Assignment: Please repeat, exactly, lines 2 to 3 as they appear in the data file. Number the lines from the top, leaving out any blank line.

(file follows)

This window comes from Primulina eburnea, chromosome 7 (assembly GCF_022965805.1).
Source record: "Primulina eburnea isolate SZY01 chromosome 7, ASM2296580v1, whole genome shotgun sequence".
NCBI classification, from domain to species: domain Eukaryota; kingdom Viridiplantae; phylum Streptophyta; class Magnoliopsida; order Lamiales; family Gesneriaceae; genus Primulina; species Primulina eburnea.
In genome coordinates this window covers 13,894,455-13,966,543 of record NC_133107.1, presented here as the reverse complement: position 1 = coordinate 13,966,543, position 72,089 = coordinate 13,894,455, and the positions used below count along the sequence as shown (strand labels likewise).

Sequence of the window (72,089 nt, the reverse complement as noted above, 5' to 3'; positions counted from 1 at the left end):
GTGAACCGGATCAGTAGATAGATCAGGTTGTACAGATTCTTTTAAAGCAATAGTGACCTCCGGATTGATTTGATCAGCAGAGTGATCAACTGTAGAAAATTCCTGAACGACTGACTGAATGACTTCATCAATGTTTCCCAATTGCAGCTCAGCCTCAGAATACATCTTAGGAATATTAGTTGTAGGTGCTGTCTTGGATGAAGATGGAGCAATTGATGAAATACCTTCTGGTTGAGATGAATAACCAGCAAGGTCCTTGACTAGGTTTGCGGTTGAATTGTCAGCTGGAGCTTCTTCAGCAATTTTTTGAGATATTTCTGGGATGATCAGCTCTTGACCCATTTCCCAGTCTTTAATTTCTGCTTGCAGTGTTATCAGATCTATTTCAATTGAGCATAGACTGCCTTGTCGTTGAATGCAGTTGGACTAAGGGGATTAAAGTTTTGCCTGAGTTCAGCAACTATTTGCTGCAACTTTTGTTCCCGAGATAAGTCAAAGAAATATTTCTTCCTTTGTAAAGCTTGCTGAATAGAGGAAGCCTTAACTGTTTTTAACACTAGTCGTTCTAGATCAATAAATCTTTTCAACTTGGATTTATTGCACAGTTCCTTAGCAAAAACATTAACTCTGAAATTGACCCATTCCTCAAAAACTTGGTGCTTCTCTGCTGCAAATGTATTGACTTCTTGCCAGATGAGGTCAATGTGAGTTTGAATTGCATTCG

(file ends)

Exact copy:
Source record: "Primulina eburnea isolate SZY01 chromosome 7, ASM2296580v1, whole genome shotgun sequence".
NCBI classification, from domain to species: domain Eukaryota; kingdom Viridiplantae; phylum Streptophyta; class Magnoliopsida; order Lamiales; family Gesneriaceae; genus Primulina; species Primulina eburnea.